The Old Garage and Elm Dave Smith
So many believers in the days of Christ walked in despair during the time of what we now know as Holy Week. I pursue some “despair” thinks, sometimes when I felt deserted by God or when I watched another lose a struggle to hold fast to the journey. Easter week begins in great sadness and the horror of crucifixion. This all turns to great joy as more and more feel the hand of the risen Christ still in their lives, if for but a little while. And so I share this poignant think from my early life, as real as if just happening.
He stands, back to me, each hand stuffed in a bib over-all back pocket. The pose reminds me of history pictures in textbooks, those farmers staring into the nothingness of 1930’s, dust storm hope – the despair of slunched shoulders in 1929 crashes and no assurance of recovery. Grey hair didn’t hang in tussled strands – always neatly parted and combed with a little flip-back in the front, tight to the forehead. I fail to find reason for the pose, the “away and empty” I might see in his eyes if I interrupted. The TV screen of kitchen window engages him – leaves me nothing save the huge elm branches and weathered roof shingles of the garage. “Maybe the ‘worn’,” I think, “has a gripe today.” His right hand slowly emerges with a “hipper” of 5 Star brandy. He looks to it, a tiny bit of tremble in the hold and a longer hold of hesitation. I realize it now, get it, the struggle and urge, the mental raging of need, no I don’t – the tightening grasp of addiction. He finally takes the “pull”, not long, but enough to cause a slight shiver as his chin droops. A second and the small bottle drops back into the pocket. A shrug, a turn to the door, and he’s out to the steps that go down, down to his shop and the woodwork escape. He’ll sleep come supper – the hipper long disappeared. “The ’64 Chevy wagon left without him” rolls into my thought, the wagon gone for a while again until a kneeling, unbroken, sad man will repeat the Lord’s Prayer into his tears.
He started young I’ve been told. Cut 200 proof, corn mash whiskey with cheap wine to save sight and be wild in the night. He never missed morning chores, the 4AM duties of milking, stanchion cleaning, gutter sweep, new bedding, and feeding. Then the 10AM “coffee break”, a hooch chased snack and a catnap that lasted exactly 15 minutes – back to work. The habit stayed as work became the paint store, the work became shared with my employ. I failed to bother with the “get to know” part of young life. I just knew he never, ever swore, never raised a hand to me, used only a “tsk” and a short, sharp jerk of the head to display “you messed up son – own it.” And I respected him, the demand for Sunday church, Saturday Catechism, and, for the most part, Sunday a day of rest and hobby – like woodwork and sleepy supper.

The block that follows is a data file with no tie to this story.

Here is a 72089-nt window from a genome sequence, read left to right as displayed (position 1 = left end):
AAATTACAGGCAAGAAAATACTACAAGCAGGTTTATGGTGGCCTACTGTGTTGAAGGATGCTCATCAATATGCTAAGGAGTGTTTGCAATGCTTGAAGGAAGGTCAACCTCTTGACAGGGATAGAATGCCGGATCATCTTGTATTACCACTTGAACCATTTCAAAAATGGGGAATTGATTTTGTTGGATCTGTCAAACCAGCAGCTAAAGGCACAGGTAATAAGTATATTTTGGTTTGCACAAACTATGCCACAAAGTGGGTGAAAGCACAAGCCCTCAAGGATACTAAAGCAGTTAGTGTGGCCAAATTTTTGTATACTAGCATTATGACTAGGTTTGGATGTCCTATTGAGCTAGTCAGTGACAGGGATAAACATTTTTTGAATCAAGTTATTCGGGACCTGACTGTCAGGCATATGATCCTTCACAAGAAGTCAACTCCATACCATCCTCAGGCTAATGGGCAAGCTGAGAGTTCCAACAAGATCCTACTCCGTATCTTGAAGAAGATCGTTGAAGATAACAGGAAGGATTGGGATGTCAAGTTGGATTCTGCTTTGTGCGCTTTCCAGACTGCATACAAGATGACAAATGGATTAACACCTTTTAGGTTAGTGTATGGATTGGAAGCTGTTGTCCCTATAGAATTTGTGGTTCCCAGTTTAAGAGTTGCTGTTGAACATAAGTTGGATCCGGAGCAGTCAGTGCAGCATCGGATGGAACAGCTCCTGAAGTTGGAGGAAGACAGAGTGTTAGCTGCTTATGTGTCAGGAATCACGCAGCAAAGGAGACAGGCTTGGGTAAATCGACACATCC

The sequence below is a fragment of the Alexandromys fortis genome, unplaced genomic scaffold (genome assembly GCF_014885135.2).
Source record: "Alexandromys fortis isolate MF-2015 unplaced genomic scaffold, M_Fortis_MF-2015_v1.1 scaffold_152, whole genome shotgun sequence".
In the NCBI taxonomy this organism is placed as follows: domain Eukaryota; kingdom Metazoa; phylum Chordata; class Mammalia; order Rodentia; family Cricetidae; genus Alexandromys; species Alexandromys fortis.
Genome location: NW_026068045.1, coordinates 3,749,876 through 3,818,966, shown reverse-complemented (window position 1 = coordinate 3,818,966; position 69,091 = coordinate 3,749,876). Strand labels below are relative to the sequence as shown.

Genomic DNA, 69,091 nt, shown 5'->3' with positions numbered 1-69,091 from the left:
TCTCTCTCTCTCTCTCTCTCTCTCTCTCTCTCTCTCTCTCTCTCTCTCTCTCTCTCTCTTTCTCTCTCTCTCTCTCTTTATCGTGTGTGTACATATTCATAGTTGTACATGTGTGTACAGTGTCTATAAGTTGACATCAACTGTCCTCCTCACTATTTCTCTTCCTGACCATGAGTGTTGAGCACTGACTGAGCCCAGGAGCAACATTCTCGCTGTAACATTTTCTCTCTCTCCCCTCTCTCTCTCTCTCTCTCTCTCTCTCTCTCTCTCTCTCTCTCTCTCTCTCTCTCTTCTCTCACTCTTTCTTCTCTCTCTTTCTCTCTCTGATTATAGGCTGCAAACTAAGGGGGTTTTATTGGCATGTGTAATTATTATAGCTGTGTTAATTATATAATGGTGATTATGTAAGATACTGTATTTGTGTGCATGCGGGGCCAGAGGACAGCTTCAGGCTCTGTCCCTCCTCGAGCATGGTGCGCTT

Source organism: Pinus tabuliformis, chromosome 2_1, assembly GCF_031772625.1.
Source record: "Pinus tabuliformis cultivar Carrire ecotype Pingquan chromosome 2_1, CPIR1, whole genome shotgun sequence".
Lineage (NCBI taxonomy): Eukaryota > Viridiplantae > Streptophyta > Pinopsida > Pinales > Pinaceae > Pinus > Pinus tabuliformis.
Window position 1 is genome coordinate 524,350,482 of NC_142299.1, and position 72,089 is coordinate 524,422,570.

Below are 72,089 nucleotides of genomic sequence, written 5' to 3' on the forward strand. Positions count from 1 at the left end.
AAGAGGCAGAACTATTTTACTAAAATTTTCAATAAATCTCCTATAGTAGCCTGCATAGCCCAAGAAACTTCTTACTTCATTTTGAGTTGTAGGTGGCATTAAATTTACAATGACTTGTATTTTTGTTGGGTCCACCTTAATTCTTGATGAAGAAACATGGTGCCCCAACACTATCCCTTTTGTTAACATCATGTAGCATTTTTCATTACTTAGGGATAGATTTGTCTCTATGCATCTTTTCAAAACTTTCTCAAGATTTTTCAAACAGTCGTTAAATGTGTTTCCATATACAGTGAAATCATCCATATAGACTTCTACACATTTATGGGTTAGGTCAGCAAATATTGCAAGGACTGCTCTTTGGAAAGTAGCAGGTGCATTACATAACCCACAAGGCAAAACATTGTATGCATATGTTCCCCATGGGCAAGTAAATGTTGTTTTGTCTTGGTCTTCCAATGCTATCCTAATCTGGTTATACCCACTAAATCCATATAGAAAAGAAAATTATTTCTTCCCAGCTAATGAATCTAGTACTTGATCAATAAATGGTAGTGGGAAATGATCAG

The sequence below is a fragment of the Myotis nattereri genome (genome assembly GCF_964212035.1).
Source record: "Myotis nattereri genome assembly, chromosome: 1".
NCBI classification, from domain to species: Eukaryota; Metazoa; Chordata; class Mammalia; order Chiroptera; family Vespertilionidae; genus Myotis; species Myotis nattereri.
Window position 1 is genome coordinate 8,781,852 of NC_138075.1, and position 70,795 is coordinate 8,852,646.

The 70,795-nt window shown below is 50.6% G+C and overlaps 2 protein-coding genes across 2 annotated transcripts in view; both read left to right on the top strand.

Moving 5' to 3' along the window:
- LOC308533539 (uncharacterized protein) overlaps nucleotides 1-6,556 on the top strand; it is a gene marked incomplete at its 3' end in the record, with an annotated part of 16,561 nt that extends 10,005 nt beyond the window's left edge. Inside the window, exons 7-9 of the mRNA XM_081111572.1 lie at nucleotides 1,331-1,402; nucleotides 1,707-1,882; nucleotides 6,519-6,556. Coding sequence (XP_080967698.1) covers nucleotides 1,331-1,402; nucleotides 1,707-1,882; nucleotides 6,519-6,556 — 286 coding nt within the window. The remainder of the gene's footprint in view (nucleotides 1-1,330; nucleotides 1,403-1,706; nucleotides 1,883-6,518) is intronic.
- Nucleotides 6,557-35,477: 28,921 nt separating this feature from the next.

I gaze out the window now, look for his vision on this day that scuds clouds across blue and soon to be grey sky. Home from work early, we had come upstairs, me to change from work to Friday date clothes while Den cleaned the last brushes in the backroom downstairs. Dad, well, I didn’t know quite how long he stood there. Didn’t know what flipped this TV switch on. Just black and white that window screen. A little dust kicks up as the evening moves across the back alley of younger day bikes, basketball, and anything the neighborhood gang could think up. The white ’64 sat in the short driveway. I imagine the tsks of the cooling 283 V8 that had cruised us home in overdrive. The front tires turn a little to the right to allow another vehicle to park. Kind of like the turn away of “own it”.
In this moment a touch joins me, an ever so slight brush on my shoulder, the knowing touch and Lilies of the Valley perfume that brought mom’s arm around my shoulder. “He’ll quit again son. He loves through it all.” We sigh, a tighter squeeze, no tears. “After church on Sunday there’s a good ol’ fashioned Lutheran casserole lunch. That’ll be nice.”
“Yep, it will mom. Great food.” I understand the faith part of hope a little better in this short couple minutes. My hands still smell of the get-the-oil paint-off gasoline rag ritual and I turn to the bathroom. Mom’s hand lingers, sees two backs moving away, one stiff in the knowing and one young, a little bent in the learning.
Christ ascended to return in His time of choosing. But with faith, He is always here and always good.